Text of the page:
Optimize LinkedIn for Career Growth: Part III
A guide for professionals to write an effective LinkedIn summary
Welcome to One Up Your Career – the daily info-vitamin capsule ?? by Unnati to help you growth hack your career.
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I do not consider LinkedIn as a social media platform. It is an invaluable marketing and branding tool that has helped me acquire clients, expand my business and establish myself as a brand.
Your profile summary is the first step towards starting a conversation. It is how you choose to introduce yourself to your audience. Often marketing content is advised to be short but personally I find nothing wrong with a lengthy summary as long as it is engaging. When done right, the summary can be the most impactful in building professional relationships.
Janine Hogan, a LinkedIn expert in her podcast says that the summary should be an outline of your story. It should have a beginning, middle, and end. I agree. Instead of talking about accomplishments and accolades, tell your story. It is like meeting someone for the first time and beginning the conversation with; I am the best employee of the month. I am sure you do not do that. Nobody does.
So, what are the key ingredients to writing an engaging summary on LinkedIn? Read on.
The Begining – Who are you?
Start by establishing yourself. Give information on what you are doing at present and then add some background information. Telling people the years of work experience is of little value unless they know your field of work. Achievements and certification are secondary information that should come after you have introduced yourself. Make the beginning about you.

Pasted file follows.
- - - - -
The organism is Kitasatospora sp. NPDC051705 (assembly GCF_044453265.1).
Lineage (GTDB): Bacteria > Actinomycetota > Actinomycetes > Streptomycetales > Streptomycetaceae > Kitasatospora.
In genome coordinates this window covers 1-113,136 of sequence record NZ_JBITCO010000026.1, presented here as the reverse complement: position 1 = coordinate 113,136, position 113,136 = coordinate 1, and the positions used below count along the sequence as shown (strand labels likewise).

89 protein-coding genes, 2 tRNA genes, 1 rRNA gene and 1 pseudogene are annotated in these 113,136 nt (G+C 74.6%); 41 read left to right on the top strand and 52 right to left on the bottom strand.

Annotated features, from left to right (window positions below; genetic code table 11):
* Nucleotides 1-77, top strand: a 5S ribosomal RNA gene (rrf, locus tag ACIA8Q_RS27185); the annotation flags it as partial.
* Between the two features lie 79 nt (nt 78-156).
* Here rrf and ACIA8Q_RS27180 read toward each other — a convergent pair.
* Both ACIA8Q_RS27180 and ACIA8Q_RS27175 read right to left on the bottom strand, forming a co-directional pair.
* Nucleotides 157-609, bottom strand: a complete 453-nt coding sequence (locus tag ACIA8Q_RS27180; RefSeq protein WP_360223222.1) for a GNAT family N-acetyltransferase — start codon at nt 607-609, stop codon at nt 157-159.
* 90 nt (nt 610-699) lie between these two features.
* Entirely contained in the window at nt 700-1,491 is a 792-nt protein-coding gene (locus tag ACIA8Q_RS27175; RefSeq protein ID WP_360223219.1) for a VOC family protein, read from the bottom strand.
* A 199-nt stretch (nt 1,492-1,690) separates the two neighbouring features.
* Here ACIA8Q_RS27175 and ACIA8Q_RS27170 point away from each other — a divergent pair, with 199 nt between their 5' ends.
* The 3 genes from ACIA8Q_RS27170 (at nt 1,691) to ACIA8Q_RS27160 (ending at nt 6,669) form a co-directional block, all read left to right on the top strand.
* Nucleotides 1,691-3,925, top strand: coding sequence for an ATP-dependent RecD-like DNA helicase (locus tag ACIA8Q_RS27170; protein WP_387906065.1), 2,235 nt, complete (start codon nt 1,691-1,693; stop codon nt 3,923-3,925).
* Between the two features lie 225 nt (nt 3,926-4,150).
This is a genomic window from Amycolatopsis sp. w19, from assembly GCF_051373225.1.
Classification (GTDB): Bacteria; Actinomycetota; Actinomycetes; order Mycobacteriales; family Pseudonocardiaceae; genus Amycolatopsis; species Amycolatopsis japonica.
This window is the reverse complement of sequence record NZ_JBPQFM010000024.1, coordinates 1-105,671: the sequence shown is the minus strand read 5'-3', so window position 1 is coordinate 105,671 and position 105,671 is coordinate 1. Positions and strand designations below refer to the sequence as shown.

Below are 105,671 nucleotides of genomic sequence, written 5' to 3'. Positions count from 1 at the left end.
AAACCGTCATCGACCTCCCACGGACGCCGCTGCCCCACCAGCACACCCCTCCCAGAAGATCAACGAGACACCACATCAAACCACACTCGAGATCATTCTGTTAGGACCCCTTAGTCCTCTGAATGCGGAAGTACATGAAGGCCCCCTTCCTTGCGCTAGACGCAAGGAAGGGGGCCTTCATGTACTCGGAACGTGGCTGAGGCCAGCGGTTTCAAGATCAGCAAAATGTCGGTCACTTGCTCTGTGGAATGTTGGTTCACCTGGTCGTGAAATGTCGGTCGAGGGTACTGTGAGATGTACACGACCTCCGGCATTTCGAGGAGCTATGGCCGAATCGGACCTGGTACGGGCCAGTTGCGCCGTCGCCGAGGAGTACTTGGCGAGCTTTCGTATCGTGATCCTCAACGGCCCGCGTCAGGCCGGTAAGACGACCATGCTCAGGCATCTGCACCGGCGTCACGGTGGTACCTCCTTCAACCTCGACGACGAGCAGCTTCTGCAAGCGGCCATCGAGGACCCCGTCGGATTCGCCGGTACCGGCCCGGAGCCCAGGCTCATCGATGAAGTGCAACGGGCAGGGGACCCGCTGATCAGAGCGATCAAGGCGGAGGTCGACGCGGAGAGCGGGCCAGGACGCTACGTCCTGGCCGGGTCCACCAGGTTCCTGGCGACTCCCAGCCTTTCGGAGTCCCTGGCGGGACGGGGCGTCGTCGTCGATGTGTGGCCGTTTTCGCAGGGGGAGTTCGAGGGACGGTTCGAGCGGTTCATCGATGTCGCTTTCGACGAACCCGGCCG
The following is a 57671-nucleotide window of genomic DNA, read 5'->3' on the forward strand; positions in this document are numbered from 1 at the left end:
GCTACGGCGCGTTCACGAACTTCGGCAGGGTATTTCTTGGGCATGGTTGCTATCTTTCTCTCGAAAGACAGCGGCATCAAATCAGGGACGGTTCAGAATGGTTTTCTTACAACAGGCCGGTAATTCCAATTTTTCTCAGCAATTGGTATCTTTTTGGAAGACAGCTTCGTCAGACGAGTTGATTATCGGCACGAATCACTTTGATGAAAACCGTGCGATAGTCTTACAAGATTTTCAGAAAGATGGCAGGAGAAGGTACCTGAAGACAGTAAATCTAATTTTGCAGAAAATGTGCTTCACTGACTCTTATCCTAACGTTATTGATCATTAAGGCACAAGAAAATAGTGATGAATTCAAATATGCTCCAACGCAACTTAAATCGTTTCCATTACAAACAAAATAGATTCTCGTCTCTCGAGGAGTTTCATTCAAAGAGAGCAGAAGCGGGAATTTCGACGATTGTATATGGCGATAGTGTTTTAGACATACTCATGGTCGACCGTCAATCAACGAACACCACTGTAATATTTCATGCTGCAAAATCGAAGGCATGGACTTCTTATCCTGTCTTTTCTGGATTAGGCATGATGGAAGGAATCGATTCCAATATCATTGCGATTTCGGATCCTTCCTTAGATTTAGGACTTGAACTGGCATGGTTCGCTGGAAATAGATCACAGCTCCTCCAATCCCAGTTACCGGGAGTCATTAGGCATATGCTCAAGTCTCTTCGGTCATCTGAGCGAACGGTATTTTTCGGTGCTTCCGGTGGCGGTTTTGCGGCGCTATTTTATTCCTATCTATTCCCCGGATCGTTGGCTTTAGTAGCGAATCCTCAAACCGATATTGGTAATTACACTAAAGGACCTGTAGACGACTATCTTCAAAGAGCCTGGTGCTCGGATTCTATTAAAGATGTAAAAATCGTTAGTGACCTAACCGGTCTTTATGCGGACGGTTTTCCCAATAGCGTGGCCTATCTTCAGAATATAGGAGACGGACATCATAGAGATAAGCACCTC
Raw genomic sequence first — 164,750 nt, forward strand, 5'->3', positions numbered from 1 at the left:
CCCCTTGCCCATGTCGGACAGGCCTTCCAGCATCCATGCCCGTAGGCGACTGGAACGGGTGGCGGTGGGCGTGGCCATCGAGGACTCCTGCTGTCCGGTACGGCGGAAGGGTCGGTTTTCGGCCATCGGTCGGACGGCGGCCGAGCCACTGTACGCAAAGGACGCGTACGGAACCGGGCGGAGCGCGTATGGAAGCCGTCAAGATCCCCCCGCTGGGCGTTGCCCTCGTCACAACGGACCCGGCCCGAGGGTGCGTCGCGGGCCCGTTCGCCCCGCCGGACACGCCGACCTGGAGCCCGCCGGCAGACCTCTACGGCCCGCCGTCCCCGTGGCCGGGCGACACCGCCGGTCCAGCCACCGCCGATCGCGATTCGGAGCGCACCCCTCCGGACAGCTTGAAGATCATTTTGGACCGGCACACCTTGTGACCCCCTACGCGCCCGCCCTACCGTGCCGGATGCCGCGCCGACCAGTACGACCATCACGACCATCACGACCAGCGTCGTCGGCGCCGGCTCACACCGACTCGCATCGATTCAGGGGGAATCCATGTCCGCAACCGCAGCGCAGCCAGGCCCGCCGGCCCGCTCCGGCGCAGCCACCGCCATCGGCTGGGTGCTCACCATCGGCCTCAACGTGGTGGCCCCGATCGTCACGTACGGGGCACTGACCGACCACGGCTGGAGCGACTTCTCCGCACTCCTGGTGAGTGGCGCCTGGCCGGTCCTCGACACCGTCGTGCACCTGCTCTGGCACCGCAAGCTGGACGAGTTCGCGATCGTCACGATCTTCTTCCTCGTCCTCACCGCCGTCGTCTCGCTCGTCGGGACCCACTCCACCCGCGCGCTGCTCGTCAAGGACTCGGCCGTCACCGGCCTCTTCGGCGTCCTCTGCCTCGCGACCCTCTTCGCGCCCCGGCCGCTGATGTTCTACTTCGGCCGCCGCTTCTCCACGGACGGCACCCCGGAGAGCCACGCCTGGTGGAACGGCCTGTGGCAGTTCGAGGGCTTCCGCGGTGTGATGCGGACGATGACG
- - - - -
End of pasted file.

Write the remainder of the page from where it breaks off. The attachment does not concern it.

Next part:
Consider the example below of Sam Baisla. The introduction is direct to the point with no flab and he has backed his accomplishments with data, making his summary credible.
Middle – Who are your customers?
As a professional, you have a target audience whom you want to particularly reach on LinkedIn. So, address them directly.
If you are a business owner then one way of finding your audience is by comparing yourself with the competition. Of course, I mean a healthy comparison. This could lead to finding your USP and specifying the right audience you want to approach.
Previously mentioned LinkedIn expert, Janine has quite a long summary written but I find it very engaging and appealing. She does not describe the audience instead she has focused on the end result of her service. This is another way of reaching out when you have a wide range of audiences.
End – Call to Action
The circle of communication is not complete without feedback. Call to action is the feedback that completes your story. Engagement rate with the right audience or need to make improvements on your summary will be visible only when you receive some sort of response. Create a channel to receive a response or get in touch. LinkedIn Inmail and messaging are ways of direct communication but having a call to action statement incites people to proactively leave a response.
So, what could be your story if you are a student? For the answer, check out tomorrow’s newsletter.
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